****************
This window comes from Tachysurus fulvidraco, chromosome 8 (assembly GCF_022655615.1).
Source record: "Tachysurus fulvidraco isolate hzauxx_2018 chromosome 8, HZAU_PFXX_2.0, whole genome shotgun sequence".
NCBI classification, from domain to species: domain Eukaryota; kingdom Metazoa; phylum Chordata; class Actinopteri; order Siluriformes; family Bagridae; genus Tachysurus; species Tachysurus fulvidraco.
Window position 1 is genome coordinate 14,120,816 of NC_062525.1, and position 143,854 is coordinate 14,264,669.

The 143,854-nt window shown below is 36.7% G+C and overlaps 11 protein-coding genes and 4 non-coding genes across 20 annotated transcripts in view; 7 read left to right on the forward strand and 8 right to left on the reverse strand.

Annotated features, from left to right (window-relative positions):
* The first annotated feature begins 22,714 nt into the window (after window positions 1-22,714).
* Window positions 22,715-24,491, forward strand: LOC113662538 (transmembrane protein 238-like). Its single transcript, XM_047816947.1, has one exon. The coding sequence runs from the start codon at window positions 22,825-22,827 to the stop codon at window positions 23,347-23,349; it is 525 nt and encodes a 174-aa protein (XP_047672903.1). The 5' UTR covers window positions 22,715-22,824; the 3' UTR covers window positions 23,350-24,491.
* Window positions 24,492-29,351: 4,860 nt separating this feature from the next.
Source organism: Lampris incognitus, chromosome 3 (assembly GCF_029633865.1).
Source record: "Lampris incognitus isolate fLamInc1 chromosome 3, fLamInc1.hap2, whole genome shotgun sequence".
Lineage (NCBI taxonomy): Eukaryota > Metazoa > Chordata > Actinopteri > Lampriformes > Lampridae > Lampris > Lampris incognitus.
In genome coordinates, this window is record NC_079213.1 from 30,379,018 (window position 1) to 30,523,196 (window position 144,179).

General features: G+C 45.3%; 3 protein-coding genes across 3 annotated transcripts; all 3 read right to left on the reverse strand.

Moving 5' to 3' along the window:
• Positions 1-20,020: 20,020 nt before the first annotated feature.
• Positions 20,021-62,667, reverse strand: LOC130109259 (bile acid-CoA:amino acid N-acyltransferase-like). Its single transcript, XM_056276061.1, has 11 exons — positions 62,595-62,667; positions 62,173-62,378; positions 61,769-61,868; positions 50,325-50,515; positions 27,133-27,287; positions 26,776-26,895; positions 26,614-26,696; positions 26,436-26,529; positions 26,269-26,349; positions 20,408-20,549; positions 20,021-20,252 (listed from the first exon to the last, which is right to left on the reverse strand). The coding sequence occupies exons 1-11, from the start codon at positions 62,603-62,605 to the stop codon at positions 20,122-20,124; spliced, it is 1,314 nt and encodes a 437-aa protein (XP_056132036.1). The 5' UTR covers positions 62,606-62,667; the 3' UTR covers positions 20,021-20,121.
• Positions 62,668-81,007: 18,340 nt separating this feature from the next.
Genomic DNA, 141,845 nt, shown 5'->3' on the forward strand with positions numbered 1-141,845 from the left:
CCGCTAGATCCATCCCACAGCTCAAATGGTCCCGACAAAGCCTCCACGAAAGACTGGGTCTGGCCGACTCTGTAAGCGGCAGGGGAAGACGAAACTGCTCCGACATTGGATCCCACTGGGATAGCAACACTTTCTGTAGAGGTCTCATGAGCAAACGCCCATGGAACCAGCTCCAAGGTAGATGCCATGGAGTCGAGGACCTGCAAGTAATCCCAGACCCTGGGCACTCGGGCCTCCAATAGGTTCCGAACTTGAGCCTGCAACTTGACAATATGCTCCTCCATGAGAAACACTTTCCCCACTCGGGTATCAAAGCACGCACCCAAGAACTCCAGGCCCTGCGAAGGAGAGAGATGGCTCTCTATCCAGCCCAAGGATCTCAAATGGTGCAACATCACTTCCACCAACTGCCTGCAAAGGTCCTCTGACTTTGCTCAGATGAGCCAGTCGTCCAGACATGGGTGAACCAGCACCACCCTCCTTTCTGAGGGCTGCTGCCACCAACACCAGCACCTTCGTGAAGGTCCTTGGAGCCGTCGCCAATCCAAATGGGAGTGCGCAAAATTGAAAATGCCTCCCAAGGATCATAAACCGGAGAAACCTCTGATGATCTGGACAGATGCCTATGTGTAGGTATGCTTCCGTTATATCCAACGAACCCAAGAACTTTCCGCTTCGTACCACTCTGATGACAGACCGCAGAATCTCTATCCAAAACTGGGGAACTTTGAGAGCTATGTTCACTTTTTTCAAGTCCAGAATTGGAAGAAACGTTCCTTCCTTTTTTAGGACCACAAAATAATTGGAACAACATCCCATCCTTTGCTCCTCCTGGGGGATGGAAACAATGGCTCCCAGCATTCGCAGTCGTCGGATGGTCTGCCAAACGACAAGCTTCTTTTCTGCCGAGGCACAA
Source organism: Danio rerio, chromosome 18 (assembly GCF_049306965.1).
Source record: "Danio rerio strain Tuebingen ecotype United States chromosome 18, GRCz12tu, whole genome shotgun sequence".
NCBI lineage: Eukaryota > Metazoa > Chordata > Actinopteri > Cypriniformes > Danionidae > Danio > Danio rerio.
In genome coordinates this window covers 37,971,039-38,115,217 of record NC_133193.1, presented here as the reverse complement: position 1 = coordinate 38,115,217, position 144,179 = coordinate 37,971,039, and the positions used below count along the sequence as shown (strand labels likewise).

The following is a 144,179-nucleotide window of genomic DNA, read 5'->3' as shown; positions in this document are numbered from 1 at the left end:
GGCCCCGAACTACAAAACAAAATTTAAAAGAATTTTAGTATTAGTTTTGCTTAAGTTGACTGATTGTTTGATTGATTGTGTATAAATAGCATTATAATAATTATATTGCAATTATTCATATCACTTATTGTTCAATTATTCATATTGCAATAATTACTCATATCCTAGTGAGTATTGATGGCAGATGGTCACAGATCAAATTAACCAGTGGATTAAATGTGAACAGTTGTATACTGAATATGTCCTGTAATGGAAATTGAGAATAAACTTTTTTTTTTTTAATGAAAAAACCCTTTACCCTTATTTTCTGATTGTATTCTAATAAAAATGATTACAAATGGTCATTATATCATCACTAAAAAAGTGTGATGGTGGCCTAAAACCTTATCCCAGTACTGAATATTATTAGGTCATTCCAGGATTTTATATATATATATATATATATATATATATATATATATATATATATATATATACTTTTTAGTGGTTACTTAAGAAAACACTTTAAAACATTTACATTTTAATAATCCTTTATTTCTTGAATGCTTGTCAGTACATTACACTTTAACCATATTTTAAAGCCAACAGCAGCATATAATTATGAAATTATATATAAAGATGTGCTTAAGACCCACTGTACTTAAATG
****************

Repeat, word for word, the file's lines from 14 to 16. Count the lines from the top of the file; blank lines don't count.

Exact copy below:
General features: G+C 45.3%; 3 protein-coding genes across 3 annotated transcripts; all 3 read right to left on the reverse strand.

Moving 5' to 3' along the window:
• Positions 1-20,020: 20,020 nt before the first annotated feature.